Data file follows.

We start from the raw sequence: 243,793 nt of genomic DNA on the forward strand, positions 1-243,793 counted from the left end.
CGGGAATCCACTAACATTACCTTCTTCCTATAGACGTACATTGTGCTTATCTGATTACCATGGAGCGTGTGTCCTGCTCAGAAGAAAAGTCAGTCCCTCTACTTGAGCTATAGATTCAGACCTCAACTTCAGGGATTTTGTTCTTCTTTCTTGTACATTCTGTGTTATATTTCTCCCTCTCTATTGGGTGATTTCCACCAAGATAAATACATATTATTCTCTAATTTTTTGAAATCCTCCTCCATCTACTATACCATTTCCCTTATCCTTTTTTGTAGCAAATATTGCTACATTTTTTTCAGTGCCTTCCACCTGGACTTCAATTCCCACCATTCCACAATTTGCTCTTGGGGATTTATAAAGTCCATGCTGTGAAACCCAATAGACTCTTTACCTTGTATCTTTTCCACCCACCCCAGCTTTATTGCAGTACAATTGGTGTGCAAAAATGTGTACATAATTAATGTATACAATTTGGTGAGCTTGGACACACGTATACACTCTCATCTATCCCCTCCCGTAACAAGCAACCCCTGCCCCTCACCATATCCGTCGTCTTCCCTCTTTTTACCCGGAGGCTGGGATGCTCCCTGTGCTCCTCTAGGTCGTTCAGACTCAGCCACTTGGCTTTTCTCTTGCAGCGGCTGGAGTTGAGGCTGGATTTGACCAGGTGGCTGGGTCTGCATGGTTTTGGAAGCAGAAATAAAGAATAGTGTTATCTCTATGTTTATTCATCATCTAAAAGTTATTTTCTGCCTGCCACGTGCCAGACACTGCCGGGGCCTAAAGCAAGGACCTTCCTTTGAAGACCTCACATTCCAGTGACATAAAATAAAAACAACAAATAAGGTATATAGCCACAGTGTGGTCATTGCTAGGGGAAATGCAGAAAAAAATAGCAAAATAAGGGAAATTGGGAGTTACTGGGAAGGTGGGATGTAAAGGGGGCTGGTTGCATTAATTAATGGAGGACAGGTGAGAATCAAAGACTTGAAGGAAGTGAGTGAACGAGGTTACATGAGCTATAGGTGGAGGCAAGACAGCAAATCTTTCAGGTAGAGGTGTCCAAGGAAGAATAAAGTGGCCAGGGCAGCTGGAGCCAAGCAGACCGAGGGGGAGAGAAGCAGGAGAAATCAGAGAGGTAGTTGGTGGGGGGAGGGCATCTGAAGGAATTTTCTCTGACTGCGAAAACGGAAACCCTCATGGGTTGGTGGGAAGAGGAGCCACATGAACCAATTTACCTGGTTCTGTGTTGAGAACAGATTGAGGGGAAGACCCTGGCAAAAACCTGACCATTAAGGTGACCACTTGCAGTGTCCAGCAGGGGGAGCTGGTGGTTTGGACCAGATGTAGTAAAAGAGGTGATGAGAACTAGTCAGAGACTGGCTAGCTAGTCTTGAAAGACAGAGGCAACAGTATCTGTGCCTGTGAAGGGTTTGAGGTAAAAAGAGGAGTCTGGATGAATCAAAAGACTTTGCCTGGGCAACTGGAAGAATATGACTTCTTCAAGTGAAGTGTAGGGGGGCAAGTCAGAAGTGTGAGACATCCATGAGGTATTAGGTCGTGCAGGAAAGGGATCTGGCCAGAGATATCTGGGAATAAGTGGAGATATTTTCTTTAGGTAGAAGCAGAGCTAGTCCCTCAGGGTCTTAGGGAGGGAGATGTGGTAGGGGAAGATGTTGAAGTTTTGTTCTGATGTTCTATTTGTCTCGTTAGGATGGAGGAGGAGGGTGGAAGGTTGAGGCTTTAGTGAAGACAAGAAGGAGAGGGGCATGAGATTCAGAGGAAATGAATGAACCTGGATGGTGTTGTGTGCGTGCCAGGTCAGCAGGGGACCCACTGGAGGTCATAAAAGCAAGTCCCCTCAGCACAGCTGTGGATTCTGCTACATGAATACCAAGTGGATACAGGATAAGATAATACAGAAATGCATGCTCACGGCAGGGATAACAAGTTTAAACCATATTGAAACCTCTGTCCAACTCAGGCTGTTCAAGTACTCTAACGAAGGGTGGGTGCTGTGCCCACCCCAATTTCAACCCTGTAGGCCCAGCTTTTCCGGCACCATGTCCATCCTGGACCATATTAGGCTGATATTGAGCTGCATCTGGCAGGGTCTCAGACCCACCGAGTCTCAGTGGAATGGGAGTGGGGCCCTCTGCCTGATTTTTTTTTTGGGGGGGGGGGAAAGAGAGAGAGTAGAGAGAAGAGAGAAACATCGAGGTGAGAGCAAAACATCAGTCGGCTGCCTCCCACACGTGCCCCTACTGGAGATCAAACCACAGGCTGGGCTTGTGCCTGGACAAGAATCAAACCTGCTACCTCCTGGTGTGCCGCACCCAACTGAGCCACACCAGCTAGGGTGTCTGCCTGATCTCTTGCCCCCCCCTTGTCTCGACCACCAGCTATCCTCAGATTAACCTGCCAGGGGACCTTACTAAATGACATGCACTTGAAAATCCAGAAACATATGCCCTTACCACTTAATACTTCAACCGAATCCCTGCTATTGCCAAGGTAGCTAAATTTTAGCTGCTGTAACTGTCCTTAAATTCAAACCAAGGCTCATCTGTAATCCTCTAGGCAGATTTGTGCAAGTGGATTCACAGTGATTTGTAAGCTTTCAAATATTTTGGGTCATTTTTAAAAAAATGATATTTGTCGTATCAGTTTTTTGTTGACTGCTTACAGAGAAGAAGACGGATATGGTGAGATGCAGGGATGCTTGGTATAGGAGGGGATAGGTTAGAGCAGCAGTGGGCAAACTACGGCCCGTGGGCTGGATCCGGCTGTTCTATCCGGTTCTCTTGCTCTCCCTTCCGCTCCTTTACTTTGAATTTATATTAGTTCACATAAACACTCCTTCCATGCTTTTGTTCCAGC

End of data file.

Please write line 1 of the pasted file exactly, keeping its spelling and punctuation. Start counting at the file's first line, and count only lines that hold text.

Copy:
We start from the raw sequence: 243,793 nt of genomic DNA on the forward strand, positions 1-243,793 counted from the left end.